5 Things: Pyramids and lots of cash

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Rory McIlory

Northern Ireland’s Rory McIlroy is teeing it up in Egypt this week on the European Challenge Tour. No, he isn’t down on his luck.

The world No. 9 is the star attraction in a tournament that only offers 250,000 euros in prize money, with 28,612 euros going to the winner.

Not that the 21-year-old has to worry about winning. He is rumored to be receiving a $750,000 appearance fee to play at the par-72, 7,108-yard Mirage City Golf Course in Cairo.

That sort of money should help him see the pyramids in fine style.

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Marty Jertson, a 30-year-old engineer at Ping who is credited with designing the new Anser forged iron, is in the field this week at the Justin Timberlake Shriners Hospitals for Children Open.

Golf-club manufacturers can boast many skilled players among their full-time employees, but not many have played in a PGA Tour event.

Marty Jertson, a 30-year-old engineer at Ping who is credited with designing the new Anser forged iron, is in the field this week at the Justin Timberlake Shriners Hospitals for Children Open.

Jertson, a Class A member of the PGA of America, advanced through a PGA Southwest Section qualifying event by shooting 65 on the Sun Mountain course at Las Vegas Paiute Golf Resort.

Jertson competes in a dozen or so tournaments a year.

What’s in his Ping bag? Well, the new Anser irons, but not as many as might be imagined. He goes from a 5-iron on the low end to a pitching wedge on the high end.

“The Anser (iron) was my baby from start to finish,” Jertson said. “It was a pretty complex project, and it was our first forged iron in quite a while (more than 30 years). So it took a lot of time. I am very pleased with the result.”

Other Ping clubs in Jertson’s bag: G15 4-iron (bent strong), Tour-S Rustique wedges (52, 56, 60 degrees), G15 driver (9 degrees), i15 3-wood (15.5 degrees), i15 hybrid (20 degrees), G2 C10 long putter.

“I’m trying to make the cut,” Jertson said. “That’s my goal.”

All things considered, he’s a good bet to be low engineer in the field.

••••••••••••••

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A February 2009 bushfire destroyed the town of Marysville, along with the golf course.

Greg Norman goes pro bono.

Norman will design an 18-hole layout, for no charge, as part of the redevelopment of the bushfire-ravaged Marysville Golf and Bowls Club near Ballarat, Australia.

Norman’s design company will be assisted by the bushfire appeal fund and philanthropists in restoring the golf course and surrounding community.

Victoria Premier John Brumby announced $1 million in funding for the project, during a summit of regional business leaders in Ballarat last weekend.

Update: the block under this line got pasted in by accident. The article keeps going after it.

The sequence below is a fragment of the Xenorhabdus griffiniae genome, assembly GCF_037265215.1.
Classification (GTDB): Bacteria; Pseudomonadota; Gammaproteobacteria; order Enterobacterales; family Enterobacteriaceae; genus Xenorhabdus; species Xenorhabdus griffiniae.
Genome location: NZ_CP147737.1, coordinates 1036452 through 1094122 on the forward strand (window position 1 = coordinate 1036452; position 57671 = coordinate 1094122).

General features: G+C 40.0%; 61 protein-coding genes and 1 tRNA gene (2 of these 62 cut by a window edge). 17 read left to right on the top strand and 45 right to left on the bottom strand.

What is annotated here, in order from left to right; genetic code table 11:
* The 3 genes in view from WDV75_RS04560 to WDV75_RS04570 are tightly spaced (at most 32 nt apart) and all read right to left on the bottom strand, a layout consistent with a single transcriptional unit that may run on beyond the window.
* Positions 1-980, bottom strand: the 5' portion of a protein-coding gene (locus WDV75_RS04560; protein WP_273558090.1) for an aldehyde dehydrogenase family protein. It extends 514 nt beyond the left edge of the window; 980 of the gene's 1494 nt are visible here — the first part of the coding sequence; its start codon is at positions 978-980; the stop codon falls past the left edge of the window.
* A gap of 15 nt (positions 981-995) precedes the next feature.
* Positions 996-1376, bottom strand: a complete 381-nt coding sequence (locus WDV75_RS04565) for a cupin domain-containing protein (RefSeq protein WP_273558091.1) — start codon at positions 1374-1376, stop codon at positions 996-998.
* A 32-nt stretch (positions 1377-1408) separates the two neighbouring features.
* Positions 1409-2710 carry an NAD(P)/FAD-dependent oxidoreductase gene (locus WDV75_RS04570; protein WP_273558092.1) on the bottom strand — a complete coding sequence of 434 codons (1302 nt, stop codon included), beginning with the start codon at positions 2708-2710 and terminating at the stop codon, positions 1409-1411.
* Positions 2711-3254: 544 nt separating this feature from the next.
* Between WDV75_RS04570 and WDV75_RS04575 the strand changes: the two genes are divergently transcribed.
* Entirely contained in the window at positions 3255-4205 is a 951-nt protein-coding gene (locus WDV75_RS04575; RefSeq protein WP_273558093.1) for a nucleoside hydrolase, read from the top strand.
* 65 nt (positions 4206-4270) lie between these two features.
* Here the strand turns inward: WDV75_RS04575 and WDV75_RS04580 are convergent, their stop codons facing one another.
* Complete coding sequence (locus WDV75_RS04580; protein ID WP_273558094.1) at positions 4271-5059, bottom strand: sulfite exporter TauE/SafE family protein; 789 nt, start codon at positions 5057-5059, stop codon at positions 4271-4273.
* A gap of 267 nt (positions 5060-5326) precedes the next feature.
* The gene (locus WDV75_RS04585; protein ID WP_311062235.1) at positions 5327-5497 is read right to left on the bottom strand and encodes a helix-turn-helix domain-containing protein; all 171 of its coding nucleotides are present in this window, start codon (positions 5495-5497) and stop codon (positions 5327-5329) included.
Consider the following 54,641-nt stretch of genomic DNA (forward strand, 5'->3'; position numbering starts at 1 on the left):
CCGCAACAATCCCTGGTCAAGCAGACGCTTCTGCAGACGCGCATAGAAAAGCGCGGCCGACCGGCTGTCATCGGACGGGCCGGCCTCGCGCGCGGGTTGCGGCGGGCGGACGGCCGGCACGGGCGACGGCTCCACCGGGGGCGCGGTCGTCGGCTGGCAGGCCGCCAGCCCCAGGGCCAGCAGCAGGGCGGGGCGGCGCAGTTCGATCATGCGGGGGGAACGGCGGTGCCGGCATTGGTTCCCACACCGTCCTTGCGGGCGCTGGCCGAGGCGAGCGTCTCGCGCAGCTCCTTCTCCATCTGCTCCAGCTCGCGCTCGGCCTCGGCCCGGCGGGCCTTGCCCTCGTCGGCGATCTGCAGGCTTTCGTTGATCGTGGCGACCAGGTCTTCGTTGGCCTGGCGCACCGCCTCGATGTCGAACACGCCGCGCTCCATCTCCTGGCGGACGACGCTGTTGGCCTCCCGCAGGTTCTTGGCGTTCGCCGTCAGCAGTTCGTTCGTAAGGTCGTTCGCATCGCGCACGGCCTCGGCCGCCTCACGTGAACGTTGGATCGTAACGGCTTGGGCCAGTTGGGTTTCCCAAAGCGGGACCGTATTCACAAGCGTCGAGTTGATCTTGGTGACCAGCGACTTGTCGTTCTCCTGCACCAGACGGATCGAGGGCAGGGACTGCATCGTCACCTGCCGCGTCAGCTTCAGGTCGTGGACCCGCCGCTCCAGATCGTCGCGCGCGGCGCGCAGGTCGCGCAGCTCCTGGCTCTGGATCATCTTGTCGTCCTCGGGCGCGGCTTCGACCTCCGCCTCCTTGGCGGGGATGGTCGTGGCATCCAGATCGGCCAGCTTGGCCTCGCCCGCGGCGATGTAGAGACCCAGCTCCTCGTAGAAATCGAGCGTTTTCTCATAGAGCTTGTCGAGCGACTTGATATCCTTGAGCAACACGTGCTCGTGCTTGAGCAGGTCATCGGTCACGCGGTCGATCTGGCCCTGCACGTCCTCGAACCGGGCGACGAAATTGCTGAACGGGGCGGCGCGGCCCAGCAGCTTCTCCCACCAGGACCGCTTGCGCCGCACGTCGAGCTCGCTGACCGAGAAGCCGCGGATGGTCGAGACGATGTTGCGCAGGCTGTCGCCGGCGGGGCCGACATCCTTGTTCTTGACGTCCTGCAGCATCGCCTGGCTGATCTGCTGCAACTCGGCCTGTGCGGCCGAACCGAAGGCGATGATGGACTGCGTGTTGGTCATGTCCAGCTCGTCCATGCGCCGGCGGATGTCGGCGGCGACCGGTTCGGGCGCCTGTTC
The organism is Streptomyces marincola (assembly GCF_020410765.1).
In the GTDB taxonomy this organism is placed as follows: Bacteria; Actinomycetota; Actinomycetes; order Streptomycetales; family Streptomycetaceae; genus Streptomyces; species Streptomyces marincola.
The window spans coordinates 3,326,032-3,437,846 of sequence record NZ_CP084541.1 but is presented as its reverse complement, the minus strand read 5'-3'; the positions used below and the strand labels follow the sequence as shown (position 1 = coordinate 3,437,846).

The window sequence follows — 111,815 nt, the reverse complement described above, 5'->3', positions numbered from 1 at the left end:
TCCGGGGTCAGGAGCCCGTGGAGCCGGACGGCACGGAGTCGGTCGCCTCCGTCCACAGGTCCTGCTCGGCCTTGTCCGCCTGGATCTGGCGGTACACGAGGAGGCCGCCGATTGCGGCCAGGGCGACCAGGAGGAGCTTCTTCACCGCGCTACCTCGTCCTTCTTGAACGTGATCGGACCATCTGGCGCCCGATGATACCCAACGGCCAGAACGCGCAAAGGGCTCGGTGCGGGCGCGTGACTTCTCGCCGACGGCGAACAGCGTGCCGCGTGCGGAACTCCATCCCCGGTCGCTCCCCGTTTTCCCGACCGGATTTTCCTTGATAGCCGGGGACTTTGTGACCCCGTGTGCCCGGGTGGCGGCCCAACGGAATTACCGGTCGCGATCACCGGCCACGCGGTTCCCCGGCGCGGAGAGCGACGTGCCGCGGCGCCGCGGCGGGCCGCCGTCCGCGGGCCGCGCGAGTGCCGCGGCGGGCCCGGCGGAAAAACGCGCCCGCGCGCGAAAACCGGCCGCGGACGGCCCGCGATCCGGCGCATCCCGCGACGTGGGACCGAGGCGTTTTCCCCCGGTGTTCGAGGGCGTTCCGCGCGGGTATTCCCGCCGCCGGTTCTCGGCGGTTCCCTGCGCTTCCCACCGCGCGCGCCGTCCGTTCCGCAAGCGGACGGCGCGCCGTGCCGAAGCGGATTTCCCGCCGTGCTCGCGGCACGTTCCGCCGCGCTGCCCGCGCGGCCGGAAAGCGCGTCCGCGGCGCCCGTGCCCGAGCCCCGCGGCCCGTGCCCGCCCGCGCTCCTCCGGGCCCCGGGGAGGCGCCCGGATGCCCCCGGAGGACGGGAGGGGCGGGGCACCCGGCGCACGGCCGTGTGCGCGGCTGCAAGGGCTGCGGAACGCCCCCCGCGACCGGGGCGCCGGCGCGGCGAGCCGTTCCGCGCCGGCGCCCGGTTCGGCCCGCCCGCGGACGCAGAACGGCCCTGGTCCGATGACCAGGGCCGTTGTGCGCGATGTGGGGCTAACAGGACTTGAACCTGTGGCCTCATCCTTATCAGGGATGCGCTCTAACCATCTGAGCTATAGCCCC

••••••••••••••

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Miss World contestants get some coaching in China.

Ladies European Tour players Stacy Lee Bregman, Jeehae Lee and Morgana Robbertze gave a unique clinic in China this week when they coached 10 contestants in the Miss World competition at the Yalong Bay Golf Club.

The women were visiting the Sanya Ladies Open which starts Friday, ahead of the Miss World 2010 Final from Sanya on Oct. 30. The 10 women from China, Ecuador, England, Ireland, Sweden, Malawi, Northern Ireland, South Africa, Spain and the United States were taught the basics of the golf swing as well as putting.

It seems Miss Malawi might be the most promising golfer. “She has a lot of power and a lot of speed going through the ball,” Lee said.

••••••••••••••

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Adam Blyth of Australia is an honest fellow.

Adam Blyth disqualified himself a day after the conclusion of the Iskandar Johor Open.

The Australian thought he had finished T-50 at the Horizon Hills Golf and Country Club in Malaysia, which was worth U.S. $5,250.

But before leaving Johor on Monday morning, he realized he had signed for a lower score in the final round.

The 28-year-old immediately called the Asian Tour’s tournament office to inform them that he should have signed for a 73 instead of a 72 and was duly disqualified from the tournament, which was won by Padraig Harrington.

“There was no hesitation to call in straight away,” Blyth said. “It could have been left as it was and no one would have known, but it’s certainly not the way to do things. I wouldn’t have been able to live with this. It is a shame as I needed the money for the Order of Merit. But I couldn’t handle it if I had let it go.”

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